Easter Sunday, April 8, 2012

“Christ Is Risen, As He Said”

Rome was grey and cool this morning, but the sun broke out just before the consecration at Pope Benedict’s Easter Sunday Mass in St. Peter’s Square, bathing the square in light, and heat.

(Some 200,000 people gathered in and near St. Peter’s Square for Easter Mass at the Vatican (photo credit: AP/Pier Paolo Cito)

In fact, one of the two con-celebrants with the Pope, Cardinal Jean-Louis Tauran, seemed to feel faint, and was helped to a seat near the altar to sit down, and he remained there, unable to complete the celebration of the Mass at the Pope’s side. (I was able to observe the incident from a few yards away.)

(Cardinal Jean-Louis Tauran, one of the Vatican’s top diplomats and the head of the Vatican’s dialogue with Islam seemed to feel not well and could not continue to celebrate the papal Mass this morning)

The other concelebrant was Cardinal Raymond Burke, an American, who is the head of the Apostolic Signature, the supreme court of appeals in the Catholic Church.

Who is Cardinal Tauran? He is one of the Vatican’s most learned, thoughtful and courageous diplomats. Born on April 3, 1943, he is a relatively young 69 years old. His career in the Church has been almost meteoric. Born and educated in France, he was made the Vatican’s Secretary for Relations with States of the Secretariat of State on December 1, 1990, by Pope John Paul II, at the young age of 47. He received his episcopal consecration on January 6, 1991, from John Paul II himself, with Archbishops Giovanni Battista Re and Justin Francis Rigali serving as co-consecrators, in St. Peter’s Basilica. As Secretary, Tauran served, in effect, as the “foreign minister” of the Holy See. This put Tauran in the center of a number of tense conflicts, including the conflict between the US-led coalition and Iraq. In regard to that conflict, he repeatedly emphasized the importance of dialogue and the role of the United Nations, and said that “a unilateral war of aggression would constitute a crime against peace and against the Geneva Conventions.”

He was elevated to the cardinalate in 2003, and is the current Cardinal Protodeacon.

Several years ago, he began to suffer from what is diagnosed as Parkinson’s Disease. However, because his condition seemed to be stable or improving, and because of his immense talent, in 2007 Pope Benedict chose him to be President of the Pontifical Council for Interreligious Dialogue in the Roman Curia. In this office he also heads the Commission for Religious Relations with Muslims.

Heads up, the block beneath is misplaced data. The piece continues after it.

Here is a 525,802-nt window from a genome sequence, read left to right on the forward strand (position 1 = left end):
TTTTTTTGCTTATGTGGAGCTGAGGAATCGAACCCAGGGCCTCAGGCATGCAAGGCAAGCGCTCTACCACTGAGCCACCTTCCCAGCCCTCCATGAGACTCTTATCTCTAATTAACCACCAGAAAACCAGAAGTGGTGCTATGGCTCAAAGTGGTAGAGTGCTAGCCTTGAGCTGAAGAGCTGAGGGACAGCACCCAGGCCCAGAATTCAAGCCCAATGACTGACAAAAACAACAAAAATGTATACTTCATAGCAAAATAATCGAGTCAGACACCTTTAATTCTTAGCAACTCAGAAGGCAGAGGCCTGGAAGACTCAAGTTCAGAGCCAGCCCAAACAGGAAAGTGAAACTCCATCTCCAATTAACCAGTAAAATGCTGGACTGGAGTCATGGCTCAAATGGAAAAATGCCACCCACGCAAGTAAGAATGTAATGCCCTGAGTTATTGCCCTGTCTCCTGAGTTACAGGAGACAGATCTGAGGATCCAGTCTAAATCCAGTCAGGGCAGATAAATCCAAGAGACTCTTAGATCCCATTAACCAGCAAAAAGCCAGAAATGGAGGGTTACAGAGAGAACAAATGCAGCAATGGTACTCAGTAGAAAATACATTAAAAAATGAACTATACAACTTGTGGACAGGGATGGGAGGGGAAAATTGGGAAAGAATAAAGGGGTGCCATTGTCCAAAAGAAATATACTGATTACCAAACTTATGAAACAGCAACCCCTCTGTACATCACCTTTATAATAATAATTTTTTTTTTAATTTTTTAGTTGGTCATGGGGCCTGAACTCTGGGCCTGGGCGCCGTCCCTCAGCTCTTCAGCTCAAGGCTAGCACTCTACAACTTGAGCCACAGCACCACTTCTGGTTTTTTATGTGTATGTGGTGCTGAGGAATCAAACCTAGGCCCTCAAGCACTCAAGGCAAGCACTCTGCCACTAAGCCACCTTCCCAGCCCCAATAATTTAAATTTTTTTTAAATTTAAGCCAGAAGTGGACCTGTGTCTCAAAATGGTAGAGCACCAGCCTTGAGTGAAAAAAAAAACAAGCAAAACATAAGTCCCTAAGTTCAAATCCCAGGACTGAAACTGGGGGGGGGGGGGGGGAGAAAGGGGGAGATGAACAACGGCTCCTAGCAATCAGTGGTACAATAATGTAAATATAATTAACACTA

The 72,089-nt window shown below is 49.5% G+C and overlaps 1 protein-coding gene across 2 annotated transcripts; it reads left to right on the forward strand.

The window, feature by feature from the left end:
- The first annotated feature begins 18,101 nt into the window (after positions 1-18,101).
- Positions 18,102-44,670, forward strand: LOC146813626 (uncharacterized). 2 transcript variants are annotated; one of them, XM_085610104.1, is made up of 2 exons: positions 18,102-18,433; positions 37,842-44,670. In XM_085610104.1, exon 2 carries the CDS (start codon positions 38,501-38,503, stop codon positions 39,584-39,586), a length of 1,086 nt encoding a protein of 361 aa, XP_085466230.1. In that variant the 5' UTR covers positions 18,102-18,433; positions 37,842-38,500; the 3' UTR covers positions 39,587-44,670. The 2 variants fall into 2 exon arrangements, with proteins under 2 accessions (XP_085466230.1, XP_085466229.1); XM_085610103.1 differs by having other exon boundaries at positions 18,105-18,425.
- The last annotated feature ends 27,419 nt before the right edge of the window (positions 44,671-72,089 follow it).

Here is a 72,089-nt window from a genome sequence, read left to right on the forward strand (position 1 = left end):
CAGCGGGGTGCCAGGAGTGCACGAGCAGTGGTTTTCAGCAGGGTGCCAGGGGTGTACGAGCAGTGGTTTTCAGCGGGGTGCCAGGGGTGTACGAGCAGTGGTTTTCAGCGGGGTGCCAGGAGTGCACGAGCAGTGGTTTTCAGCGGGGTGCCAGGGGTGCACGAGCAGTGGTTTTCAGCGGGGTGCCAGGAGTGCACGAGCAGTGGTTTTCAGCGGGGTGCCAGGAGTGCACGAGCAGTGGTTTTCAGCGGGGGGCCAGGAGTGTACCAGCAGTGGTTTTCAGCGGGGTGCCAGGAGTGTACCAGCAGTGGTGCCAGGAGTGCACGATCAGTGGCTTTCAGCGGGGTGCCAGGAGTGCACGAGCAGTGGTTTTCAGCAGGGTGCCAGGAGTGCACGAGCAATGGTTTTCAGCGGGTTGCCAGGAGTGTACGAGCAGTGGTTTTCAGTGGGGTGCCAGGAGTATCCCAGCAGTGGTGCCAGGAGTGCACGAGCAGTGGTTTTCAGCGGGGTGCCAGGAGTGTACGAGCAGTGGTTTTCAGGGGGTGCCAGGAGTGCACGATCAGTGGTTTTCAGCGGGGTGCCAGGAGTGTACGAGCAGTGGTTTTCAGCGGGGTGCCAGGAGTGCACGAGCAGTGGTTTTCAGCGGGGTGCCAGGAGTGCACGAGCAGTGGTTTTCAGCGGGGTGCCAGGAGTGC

In recent years, Tauran been one of the clearest voices in the Church on behalf of dialogue, especially between the Church and Islam, as a way to increase mutual understanding and avoid tensions and possible bloodshed. Tauran made an historic trip to India last fall, and just a few days ago was in Nigeria for a week, participating in meetings with Muslims and in religious ceremonies in Lagos, Jos, and Kafanchan, where there have been violent clases between Muslims and Christians.

It is perhaps not by chance, then, that among the points touched upon by Pope Benedict was the need for dialogue and peace between Christians and Muslims in Nigeria.

Pope Benedict, though slightly hoarse in comparison to recent days, seemed strong despite a grueling schedule which included his 6-day trip to Mexico and Cuba two weeks ago, then a demanding series of Holy Week liturgies.

There was no homily during the Easter Sunday liturgy, just a moment of silence to reflect on the meaning of the Gospel account of the resurrection.

Then Benedict delivered his “Urbi et Orbi” (“To the city (of Rome) and to the world”) message, precisely at noon, from the main loggia in the middle of the facade of St. Peter’s Basilica, about 20 minutes after the end of the Mass. Here is the complete text of that message.

8 APRIL 2012

Dear Brothers and Sisters in Rome and throughout the world!

Surrexit Christus, spes mea” – “Christ, my hope, has risen” (Easter Sequence).

May the jubilant voice of the Church reach all of you with the words which the ancient hymn puts on the lips of Mary Magdalene, the first to encounter the risen Jesus on Easter morning. She ran to the other disciples and breathlessly announced: “I have seen the Lord!” (Jn 20:18). We too, who have journeyed through the desert of Lent and the sorrowful days of the Passion, today raise the cry of victory: “He has risen! He has truly risen!”

Every Christian relives the experience of Mary Magdalene. It involves an encounter which changes our lives: the encounter with a unique Man who lets us experience all God’s goodness and truth, who frees us from evil not in a superficial and fleeting way, but sets us free radically, heals us completely and restores our dignity. This is why Mary Magdalene calls Jesus “my hope”: he was the one who allowed her to be reborn, who gave her a new future, a life of goodness and freedom from evil. “Christ my hope” means that all my yearnings for goodness find in him a real possibility of fulfilment: with him I can hope for a life that is good, full and eternal, for God himself has drawn near to us, even sharing our humanity.